He’s no longer bothered by comparisons to his contemporaries. He feels secure in his place in the industry.
“Will my career lose meaning if Lucy (Torres-Gomez, his muse) stops wearing me? I worked for my stability—emotional, mental, financial—so I don’t feel insecure that certain clients no longer come to me. I’ve become more selective without necessarily being elusive. I don’t want to be doing clothes for everybody. Tapos na ako sa magkapangalan lang.”
While he does watch and observe what his colleagues like Cary Santiago and Michael Cinco are doing, he is never trying to be them.
“What they’re doing is so different. I’m not trying to be them and I can’t be them. These young designers are all trying to be a Cary or a Michael, copying their silhouettes and techniques. But doing that won’t help you last. You have to make your own mark. I just do my homework and improve on it.”
It’s a good time for the local fashion industry, and the many shows are an indicator of that, he said. He is producing his own show in part. “I found out it’s hard to find sponsors if you’re not huge on social media, because that’s the basis of sponsors.”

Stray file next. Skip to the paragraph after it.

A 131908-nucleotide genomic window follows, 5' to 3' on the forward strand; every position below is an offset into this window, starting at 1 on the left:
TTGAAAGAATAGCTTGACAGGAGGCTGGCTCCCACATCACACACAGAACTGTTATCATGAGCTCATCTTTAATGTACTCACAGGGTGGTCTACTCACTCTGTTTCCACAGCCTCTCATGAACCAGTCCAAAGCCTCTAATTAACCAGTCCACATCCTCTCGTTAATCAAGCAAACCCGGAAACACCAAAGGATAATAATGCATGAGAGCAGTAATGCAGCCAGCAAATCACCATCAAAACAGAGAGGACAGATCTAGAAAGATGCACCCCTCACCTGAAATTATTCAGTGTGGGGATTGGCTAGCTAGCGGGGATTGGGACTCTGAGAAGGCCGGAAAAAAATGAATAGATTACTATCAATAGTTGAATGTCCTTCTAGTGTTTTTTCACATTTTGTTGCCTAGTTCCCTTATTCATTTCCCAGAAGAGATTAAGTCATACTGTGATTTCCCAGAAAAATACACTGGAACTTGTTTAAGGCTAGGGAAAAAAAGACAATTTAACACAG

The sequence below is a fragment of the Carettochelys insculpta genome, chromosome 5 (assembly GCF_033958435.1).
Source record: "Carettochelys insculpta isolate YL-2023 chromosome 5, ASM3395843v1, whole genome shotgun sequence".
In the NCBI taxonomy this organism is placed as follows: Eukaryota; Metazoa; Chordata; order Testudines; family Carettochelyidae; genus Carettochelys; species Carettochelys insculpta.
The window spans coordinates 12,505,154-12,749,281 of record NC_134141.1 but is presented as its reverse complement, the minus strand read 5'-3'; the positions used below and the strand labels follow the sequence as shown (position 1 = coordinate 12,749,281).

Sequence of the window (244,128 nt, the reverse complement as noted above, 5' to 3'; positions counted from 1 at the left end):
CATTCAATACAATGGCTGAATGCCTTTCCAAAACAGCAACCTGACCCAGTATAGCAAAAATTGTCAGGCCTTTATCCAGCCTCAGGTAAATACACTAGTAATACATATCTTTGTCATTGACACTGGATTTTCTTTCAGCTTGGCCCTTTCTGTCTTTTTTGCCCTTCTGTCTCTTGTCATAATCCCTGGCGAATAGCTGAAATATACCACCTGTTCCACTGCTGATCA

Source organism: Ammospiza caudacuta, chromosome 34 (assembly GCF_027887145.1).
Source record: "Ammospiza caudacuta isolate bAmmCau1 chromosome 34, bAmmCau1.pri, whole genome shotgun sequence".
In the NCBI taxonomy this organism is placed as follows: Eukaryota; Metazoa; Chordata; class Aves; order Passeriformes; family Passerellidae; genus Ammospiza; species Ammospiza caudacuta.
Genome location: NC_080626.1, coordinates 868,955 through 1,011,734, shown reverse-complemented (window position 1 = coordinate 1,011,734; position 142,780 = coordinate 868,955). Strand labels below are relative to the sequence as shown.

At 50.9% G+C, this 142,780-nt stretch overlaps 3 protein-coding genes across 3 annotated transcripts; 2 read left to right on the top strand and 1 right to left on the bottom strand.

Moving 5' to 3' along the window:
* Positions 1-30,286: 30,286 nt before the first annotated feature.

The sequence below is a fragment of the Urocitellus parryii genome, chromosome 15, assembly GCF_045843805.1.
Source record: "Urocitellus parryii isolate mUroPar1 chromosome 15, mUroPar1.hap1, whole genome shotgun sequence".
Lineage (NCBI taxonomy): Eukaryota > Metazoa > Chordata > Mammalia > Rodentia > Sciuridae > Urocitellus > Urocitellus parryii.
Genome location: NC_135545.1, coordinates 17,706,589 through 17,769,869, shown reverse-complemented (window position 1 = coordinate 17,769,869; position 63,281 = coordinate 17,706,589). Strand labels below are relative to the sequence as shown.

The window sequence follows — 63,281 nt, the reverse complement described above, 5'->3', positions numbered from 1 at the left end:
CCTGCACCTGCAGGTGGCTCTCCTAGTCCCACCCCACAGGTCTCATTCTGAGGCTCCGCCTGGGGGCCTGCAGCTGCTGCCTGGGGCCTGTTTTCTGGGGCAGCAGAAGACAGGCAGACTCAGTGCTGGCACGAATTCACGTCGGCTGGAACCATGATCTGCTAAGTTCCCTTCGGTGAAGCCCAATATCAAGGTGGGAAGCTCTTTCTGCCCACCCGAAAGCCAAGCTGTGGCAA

But he’s not beating himself up over it. “If people don’t appreciate what I’ll do for the show, it won’t bother me as much because my expectations are managed,” he said.
“You just have to be natural about things. Even the way you market yourself shouldn’t be too studied. I just want to celebrate.”
“Randy O 30: Homage” is co-presented by Omega, The Peninsula Manila, Diagold, Wine Depot, Volvo, Jing Monis Salon and Lifestyle Asia.
Photography: Jerick Sanchez
Model: Lucy Torres-Gomez
Editorial coordinator: Luis Carlo San Juan
Hair and makeup: Jing Monis Hair Salon